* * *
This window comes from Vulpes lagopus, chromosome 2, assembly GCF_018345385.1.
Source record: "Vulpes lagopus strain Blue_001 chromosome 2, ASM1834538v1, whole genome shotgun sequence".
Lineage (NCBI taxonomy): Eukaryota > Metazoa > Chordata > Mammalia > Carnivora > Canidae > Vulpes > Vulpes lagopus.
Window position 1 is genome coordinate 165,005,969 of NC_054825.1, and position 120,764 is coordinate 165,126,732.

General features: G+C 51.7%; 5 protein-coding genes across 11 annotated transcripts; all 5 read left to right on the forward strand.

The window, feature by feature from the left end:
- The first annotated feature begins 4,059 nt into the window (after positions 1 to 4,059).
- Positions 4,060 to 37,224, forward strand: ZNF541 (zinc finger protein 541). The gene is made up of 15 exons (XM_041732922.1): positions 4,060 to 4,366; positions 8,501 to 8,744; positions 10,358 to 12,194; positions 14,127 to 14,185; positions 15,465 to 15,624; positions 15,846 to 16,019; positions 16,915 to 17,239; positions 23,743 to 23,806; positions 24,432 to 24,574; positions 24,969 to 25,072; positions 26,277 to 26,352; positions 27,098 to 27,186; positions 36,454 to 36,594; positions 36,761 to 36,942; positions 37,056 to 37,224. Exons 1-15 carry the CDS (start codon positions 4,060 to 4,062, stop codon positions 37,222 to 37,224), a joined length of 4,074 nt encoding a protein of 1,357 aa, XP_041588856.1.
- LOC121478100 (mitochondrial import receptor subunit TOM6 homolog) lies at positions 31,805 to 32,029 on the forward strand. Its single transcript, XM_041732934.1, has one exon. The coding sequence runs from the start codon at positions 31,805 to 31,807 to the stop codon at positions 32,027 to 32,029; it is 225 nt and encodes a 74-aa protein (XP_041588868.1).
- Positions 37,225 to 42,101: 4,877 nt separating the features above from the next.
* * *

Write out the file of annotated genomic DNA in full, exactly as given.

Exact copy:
This window comes from Vulpes lagopus, chromosome 2, assembly GCF_018345385.1.
Source record: "Vulpes lagopus strain Blue_001 chromosome 2, ASM1834538v1, whole genome shotgun sequence".
Lineage (NCBI taxonomy): Eukaryota > Metazoa > Chordata > Mammalia > Carnivora > Canidae > Vulpes > Vulpes lagopus.
Window position 1 is genome coordinate 165,005,969 of NC_054825.1, and position 120,764 is coordinate 165,126,732.

General features: G+C 51.7%; 5 protein-coding genes across 11 annotated transcripts; all 5 read left to right on the forward strand.

The window, feature by feature from the left end:
- The first annotated feature begins 4,059 nt into the window (after positions 1 to 4,059).
- Positions 4,060 to 37,224, forward strand: ZNF541 (zinc finger protein 541). The gene is made up of 15 exons (XM_041732922.1): positions 4,060 to 4,366; positions 8,501 to 8,744; positions 10,358 to 12,194; positions 14,127 to 14,185; positions 15,465 to 15,624; positions 15,846 to 16,019; positions 16,915 to 17,239; positions 23,743 to 23,806; positions 24,432 to 24,574; positions 24,969 to 25,072; positions 26,277 to 26,352; positions 27,098 to 27,186; positions 36,454 to 36,594; positions 36,761 to 36,942; positions 37,056 to 37,224. Exons 1-15 carry the CDS (start codon positions 4,060 to 4,062, stop codon positions 37,222 to 37,224), a joined length of 4,074 nt encoding a protein of 1,357 aa, XP_041588856.1.
- LOC121478100 (mitochondrial import receptor subunit TOM6 homolog) lies at positions 31,805 to 32,029 on the forward strand. Its single transcript, XM_041732934.1, has one exon. The coding sequence runs from the start codon at positions 31,805 to 31,807 to the stop codon at positions 32,027 to 32,029; it is 225 nt and encodes a 74-aa protein (XP_041588868.1).
- Positions 37,225 to 42,101: 4,877 nt separating the features above from the next.